Hair loss and the image of the self

Several recent investigations elucidated the effects of hair loss on the quality of men’s and women’s lives from the perspective of psycho-social “scars” , like stress, depression and anxiety. While visible hair loss can influence in a detrimental way the social perception of a person, the most important implication relates to how people with alopecia deal with their own problem.
Hair loss follows a classic pattern that has been best illustrated by the Norwood Classification System, ranging from type 1 (minimal frontotemporal recession) to type 7 (loss of all but a small rim of hair). Using this system, for classification based on the image of male pattern alopecia, the famous researcher Cash studied three groups of men, taken as random samples: 63 year-old men with modestly visible alopecia problems; 40 year-old men with extensive alopecia problems; 42 year-old subjects without alopecia problems.  None of these subjects received any medical or surgical preliminary treatment for hair loss and none of them wore hair pieces.  Although all the published studies regarding the possible psycho-social impact of the male pattern of alopecia provide mixed conclusions, Franzoni, Anderson and Frommelt offer consistent evidence supporting Cash"s results.  They discovered that balding men may have a less favourable image of their own body than those who don’t have this problem and that the men who are conscious about alopecia may be exposed to a greater risk of being negatively affected than men who have a positive image of the self.
Cash’s subjects completed standardized tests concerning their own body image, self-esteem, social anxiety, sexual confidence, public image of the self.
But most importantly, the subjects completed surveys on the effects of hair loss (HLEQ), containing 70 possible effects of alopecia including emotional, cognitive, social and behavioural effects.
Out of the 70 possible effects listed in the HLEQ survey, men with modest baldness problems reported that their problem had a significant impact on 60% of the effects, while men with advanced baldness - an impact on 79% of the items. Compared to men with modest alopecia problems, men with advanced alopecia have reported a notable impact.  The second group experienced much more intense socio-emotional effects, greater concern and preoccupation for their problem and a much stronger behavioural efforts in order to compensate, attenuate and cope with hair loss problems.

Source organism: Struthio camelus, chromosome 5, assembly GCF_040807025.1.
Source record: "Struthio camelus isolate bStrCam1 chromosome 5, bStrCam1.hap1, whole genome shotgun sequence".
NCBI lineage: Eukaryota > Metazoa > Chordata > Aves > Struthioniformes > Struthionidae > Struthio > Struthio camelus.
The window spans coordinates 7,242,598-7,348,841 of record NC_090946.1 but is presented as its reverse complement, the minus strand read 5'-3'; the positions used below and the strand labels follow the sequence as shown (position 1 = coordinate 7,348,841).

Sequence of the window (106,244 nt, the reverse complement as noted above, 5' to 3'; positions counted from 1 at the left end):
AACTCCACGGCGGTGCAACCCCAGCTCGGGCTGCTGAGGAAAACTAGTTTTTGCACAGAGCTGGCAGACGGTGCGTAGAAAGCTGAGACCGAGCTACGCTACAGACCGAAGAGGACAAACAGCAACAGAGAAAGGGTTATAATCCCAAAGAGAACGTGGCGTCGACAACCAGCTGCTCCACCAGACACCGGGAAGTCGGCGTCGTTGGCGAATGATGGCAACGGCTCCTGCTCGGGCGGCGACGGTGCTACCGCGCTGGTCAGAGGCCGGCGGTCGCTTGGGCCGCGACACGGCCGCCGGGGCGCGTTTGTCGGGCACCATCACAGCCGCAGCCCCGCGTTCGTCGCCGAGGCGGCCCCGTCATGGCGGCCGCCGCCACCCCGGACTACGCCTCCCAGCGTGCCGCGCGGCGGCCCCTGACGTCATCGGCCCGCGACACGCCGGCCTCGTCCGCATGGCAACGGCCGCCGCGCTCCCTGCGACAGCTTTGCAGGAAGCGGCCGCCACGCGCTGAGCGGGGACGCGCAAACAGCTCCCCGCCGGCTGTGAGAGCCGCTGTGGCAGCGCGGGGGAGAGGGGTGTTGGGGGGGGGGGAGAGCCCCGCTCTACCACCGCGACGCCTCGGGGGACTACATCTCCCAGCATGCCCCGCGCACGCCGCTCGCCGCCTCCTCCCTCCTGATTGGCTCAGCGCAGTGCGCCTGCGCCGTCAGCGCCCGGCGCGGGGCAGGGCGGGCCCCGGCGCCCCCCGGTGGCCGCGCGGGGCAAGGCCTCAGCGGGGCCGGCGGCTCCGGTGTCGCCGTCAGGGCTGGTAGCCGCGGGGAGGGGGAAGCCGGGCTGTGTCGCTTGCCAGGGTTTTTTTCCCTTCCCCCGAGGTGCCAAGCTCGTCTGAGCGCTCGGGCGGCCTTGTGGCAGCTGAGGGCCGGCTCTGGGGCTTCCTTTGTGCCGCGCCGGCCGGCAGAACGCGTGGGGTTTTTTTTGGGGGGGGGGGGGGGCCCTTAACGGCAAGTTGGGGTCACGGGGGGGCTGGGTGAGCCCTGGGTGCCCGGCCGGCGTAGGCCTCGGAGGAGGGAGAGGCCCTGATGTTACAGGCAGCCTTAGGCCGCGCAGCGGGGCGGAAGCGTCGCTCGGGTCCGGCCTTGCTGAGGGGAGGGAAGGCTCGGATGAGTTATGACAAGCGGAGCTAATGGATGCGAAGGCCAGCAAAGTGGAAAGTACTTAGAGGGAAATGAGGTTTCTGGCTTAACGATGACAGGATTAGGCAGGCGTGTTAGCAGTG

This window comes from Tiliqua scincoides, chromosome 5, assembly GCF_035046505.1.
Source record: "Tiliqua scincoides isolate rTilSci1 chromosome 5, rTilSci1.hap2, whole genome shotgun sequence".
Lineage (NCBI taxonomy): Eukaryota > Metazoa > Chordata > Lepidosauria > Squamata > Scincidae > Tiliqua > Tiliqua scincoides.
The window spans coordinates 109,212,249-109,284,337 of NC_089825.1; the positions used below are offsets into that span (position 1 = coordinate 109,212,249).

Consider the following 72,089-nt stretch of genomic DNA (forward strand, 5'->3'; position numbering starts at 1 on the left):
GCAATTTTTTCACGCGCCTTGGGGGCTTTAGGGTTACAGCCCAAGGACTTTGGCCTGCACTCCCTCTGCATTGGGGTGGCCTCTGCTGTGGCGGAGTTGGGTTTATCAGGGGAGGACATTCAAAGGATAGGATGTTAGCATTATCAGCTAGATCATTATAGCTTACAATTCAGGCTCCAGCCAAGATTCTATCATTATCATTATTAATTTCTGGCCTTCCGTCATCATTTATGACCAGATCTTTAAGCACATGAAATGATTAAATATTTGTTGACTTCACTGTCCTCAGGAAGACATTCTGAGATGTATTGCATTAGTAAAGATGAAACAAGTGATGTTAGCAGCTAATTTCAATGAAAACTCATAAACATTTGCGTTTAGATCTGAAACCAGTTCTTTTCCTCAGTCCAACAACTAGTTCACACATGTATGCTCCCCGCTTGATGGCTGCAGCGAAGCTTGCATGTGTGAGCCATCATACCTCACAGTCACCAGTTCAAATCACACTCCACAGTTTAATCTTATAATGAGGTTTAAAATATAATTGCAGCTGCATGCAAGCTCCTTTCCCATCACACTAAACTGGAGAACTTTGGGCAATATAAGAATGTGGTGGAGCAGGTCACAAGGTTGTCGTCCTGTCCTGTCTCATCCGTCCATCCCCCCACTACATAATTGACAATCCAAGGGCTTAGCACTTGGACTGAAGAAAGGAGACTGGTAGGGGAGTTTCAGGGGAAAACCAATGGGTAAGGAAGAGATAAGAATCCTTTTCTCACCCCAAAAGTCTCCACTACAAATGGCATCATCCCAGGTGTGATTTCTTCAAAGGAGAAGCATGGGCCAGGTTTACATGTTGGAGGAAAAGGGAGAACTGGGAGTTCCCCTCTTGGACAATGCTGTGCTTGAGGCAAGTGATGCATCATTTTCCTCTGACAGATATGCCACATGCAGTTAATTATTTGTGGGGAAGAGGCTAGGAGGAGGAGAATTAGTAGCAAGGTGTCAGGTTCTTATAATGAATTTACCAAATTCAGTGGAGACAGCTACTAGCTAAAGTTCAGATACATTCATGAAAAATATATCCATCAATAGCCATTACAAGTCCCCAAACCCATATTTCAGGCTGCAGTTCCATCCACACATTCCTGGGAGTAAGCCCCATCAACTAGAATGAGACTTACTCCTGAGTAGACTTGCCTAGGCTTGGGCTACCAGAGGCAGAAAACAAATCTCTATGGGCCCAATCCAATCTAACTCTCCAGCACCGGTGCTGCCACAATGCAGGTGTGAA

When the subjects without balding problems were asked to imagine their reactions if they were to have such problems, only 8% said they would NOT  be disturbed by this. In order to establish if the stress of alopecia might prejudice men"s psycho-social functions, the two groups of subjects were then compared from the point of view of the personality and the image of their own body. So, we can say that from a sociological point of view, this data confirms the fact that male alopecia is an unwanted, stressful experience for most male subjects.
These results indicated that it is improbable that the pattern of male alopecia dramatically harms psycho-social functions in most men.  Differences in psycho-social referal from this point of view were not significant, with one essential exception: men with alopecia had more negative attitudes towards their own body, that means less contentment with their hair and with their whole physical appearance.
It is probable that in situations where alopecia causes considerable dissatisfaction, psycho-social adaptability also suffers.  Correlations revealed that the men who were more upset with hair loss proved to have less adaptive psycho-social functions. An alternative interpretation is, of course, that men with the weekest psycho-social premorbid adaptability may be less energetic and less flexible to the stressful effects of hair loss. Analyses have identified several other characteristics related to a deeper psychological impact of alopecia.  Among the most affected by hair loss were young men with early alopecia problems, men who expected their problem to increase noticeably, and single men.
Data also suggests that a positive image of the self and a sense of success in social or romantic relationships may attenuate the psychological impact regarding alopecia.  Men who are insecure of their personal and social worth may view balding as a threat to their already vulnerable sense of acceptability.

Table of Contents:
Alopecia among women
Hair loss and the image of the self
The Psychological Impact of Alopecia on Women